How much did Shawn know about this sad family history? How much did it impinge on his life and affect him emotionally? At what stage did Craig Akers enter his life? We don’t know. What we do know is that Shawn grew up bearing his own father’s name, a daily reminder of the ambiguity of that word, "dad", which could have prepared him for the time when Michael Devlin would come along and say, "Call me Dad."
That Shawn went along with this fiction may well have been the result of compulsion and terror. On the other hand, it could indicate a certain casualness towards the term arising from his experiences. In itself, this says nothing about how well Mr Akers has played the father role, let alone how good a mother Pam Akers has been. Both give every sign of strong attachment to the boy — something that comes through in photos of their reunion. They deserve a lot of credit for their efforts to find Shawn, which included running a website, and never giving up hope. Nor is it a question of blaming Shawn for not trying to get home.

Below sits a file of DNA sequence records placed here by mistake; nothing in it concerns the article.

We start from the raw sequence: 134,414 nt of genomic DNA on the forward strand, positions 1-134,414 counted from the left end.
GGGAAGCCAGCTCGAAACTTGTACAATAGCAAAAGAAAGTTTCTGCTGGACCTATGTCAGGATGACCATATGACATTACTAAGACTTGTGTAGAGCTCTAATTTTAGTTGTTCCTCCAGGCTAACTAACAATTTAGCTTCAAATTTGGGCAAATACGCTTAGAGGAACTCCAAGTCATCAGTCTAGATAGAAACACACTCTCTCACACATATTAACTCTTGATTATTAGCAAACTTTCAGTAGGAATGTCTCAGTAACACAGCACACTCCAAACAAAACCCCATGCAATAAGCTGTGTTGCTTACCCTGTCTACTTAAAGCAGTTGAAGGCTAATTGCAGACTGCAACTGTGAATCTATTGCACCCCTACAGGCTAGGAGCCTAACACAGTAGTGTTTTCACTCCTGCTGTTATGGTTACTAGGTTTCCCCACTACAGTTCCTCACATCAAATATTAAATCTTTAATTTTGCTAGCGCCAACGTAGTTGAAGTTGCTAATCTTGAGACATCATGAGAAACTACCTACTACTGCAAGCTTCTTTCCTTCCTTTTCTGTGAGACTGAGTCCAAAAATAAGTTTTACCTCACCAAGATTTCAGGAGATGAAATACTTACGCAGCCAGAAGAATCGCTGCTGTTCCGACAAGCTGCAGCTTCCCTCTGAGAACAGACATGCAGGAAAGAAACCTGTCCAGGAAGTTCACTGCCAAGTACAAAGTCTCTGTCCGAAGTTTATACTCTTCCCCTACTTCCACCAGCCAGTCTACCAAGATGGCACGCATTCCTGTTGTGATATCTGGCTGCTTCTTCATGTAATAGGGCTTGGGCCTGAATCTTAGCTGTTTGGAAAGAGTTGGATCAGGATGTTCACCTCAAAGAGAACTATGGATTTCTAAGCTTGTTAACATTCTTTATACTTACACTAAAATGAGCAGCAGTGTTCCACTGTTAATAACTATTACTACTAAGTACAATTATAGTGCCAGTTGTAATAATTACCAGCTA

The fact remains that broken family ties leave their mark on a child. To explain Shawn Hornbeck’s behaviour by asserting, as O’Hagan does, that it shows how fragile parent-child bonds in general really are, is reckless, and unbelievable. To blame it all on intimidation seems out of kilter with the facts. We might at least admit the possibility that having a second dad made it easier for Shawn to comply with Devlin’s game of being his third.
Carolyn Moynihan is Deputy Editor of mercatorNet
* An earlier version of this story suggested that Mr Hornbeck had taken no notice of his son’s return. It subsequently emerged that he had passed away in 2000.